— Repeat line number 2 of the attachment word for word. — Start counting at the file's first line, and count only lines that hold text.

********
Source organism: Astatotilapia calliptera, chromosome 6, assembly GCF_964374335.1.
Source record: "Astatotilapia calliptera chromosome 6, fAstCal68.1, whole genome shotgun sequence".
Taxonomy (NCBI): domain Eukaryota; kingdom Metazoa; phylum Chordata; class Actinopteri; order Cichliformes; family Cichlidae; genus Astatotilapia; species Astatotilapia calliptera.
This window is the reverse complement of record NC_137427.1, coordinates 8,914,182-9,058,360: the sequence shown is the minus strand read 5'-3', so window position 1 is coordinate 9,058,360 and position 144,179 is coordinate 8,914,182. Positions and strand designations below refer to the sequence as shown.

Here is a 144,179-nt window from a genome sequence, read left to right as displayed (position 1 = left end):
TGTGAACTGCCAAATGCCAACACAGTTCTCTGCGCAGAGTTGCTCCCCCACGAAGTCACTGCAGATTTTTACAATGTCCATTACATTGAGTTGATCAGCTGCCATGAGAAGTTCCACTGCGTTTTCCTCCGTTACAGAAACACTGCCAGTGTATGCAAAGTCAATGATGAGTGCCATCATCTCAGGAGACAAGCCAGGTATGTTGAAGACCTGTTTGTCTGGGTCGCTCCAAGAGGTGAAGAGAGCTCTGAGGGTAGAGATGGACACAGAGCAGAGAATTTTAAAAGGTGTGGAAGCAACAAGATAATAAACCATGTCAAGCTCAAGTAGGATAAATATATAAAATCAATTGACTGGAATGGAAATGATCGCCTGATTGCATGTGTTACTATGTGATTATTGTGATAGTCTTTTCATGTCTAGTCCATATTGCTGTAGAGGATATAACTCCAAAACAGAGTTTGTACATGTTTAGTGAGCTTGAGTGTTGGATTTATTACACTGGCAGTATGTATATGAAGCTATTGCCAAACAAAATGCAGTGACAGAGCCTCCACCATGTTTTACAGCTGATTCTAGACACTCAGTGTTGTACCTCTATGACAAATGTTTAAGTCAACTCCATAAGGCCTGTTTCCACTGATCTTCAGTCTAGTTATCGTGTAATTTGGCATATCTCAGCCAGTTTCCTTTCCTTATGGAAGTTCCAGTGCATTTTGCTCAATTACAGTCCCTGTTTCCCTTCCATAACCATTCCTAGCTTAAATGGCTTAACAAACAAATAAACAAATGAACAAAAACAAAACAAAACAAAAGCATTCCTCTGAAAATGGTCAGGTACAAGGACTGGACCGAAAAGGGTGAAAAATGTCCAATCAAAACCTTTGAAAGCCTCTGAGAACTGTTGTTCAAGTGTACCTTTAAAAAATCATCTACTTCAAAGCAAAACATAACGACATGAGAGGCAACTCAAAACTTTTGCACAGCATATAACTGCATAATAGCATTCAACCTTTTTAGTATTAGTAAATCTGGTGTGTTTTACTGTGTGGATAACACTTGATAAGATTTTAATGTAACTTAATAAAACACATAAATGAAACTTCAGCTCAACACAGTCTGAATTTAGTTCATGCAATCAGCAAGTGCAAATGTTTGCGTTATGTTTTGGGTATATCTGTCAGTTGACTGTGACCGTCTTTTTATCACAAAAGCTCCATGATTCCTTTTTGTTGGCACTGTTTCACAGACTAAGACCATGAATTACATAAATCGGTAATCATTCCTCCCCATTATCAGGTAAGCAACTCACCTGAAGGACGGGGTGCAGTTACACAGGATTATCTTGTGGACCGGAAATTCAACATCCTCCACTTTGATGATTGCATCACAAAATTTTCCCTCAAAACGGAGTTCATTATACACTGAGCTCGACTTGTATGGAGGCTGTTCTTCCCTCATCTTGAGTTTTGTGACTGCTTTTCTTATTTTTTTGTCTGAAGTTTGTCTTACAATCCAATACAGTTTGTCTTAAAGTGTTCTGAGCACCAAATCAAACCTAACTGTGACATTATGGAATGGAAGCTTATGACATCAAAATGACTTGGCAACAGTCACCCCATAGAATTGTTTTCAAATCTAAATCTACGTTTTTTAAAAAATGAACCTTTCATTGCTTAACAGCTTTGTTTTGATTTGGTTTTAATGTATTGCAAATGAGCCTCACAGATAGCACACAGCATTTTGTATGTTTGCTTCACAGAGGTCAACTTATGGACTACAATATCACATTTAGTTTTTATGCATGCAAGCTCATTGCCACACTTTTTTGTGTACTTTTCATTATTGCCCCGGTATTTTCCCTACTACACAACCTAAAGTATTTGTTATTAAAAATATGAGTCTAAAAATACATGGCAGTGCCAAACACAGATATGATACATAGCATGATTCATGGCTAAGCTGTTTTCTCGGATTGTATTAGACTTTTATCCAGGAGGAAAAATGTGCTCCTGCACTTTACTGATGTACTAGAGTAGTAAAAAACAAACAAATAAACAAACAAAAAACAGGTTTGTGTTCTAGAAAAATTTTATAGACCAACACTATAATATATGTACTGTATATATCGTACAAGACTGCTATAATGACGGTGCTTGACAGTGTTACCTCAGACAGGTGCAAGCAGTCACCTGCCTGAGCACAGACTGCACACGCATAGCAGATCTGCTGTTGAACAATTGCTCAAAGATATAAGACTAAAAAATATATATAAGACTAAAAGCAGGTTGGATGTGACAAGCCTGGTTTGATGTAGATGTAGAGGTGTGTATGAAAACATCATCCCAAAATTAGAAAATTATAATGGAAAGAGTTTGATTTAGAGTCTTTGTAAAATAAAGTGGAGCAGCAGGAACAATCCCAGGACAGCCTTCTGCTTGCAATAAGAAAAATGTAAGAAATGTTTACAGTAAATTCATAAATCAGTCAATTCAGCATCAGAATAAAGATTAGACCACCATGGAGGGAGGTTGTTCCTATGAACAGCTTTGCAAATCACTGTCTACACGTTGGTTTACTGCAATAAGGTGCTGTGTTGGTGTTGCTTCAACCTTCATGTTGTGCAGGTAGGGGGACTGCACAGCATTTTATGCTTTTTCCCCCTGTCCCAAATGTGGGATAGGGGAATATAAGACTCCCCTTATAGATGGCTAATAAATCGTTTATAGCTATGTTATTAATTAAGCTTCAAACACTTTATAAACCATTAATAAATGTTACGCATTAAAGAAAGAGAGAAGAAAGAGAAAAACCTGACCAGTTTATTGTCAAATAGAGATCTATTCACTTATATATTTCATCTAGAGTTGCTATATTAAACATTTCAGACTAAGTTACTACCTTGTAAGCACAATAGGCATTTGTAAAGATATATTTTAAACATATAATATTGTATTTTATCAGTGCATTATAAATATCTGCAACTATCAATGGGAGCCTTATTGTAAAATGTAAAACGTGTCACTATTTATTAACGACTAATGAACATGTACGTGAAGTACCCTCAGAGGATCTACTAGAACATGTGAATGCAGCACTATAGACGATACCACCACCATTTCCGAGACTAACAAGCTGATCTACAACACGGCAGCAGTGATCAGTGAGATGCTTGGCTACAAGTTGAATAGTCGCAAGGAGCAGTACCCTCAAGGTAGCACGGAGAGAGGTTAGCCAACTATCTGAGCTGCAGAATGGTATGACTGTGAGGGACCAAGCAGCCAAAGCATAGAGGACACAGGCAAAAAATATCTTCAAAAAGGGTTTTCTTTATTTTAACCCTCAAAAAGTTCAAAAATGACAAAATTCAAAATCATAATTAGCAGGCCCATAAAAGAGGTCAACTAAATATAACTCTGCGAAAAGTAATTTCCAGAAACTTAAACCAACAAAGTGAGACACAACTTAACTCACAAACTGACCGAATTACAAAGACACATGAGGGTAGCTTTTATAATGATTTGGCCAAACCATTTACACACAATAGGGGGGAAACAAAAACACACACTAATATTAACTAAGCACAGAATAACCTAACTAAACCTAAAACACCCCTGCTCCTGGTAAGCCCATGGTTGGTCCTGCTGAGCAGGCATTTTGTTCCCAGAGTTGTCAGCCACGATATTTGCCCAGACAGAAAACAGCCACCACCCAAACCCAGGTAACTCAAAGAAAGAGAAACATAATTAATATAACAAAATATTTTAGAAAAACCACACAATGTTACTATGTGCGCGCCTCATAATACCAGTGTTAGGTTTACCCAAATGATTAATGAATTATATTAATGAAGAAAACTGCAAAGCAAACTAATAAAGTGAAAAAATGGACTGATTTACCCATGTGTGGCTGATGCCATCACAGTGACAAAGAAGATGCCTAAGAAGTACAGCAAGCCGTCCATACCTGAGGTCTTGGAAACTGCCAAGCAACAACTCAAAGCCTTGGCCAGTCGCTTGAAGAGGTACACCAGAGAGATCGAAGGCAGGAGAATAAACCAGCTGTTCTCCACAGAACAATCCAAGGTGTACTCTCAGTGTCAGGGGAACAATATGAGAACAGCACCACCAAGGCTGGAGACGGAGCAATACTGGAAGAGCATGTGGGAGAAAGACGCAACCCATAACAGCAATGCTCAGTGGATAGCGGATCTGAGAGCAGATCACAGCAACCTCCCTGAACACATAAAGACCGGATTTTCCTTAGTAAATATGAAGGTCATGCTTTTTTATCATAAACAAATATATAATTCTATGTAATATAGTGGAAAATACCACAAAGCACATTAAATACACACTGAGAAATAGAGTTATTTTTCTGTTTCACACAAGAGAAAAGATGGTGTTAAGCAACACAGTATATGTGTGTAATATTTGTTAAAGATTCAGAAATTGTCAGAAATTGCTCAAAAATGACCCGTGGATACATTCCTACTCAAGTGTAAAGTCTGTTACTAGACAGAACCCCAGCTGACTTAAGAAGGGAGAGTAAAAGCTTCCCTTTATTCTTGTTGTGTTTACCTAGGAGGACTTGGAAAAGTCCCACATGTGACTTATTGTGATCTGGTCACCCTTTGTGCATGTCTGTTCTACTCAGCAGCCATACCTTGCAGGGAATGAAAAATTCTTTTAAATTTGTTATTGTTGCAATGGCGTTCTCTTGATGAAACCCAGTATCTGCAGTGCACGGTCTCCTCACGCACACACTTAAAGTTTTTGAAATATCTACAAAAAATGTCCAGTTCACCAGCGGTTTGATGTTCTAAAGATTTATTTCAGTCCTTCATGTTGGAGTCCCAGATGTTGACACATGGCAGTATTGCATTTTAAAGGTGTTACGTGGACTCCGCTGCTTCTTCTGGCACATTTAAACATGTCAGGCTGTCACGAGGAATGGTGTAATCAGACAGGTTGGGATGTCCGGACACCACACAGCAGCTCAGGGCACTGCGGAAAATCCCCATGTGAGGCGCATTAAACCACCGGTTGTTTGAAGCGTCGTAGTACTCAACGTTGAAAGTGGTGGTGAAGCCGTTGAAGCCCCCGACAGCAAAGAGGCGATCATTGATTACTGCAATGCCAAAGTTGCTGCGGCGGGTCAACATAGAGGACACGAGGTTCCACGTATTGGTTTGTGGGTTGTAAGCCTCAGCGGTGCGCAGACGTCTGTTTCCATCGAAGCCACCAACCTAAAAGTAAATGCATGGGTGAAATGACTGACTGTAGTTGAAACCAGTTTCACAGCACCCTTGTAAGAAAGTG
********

Source record: "Astatotilapia calliptera chromosome 6, fAstCal68.1, whole genome shotgun sequence".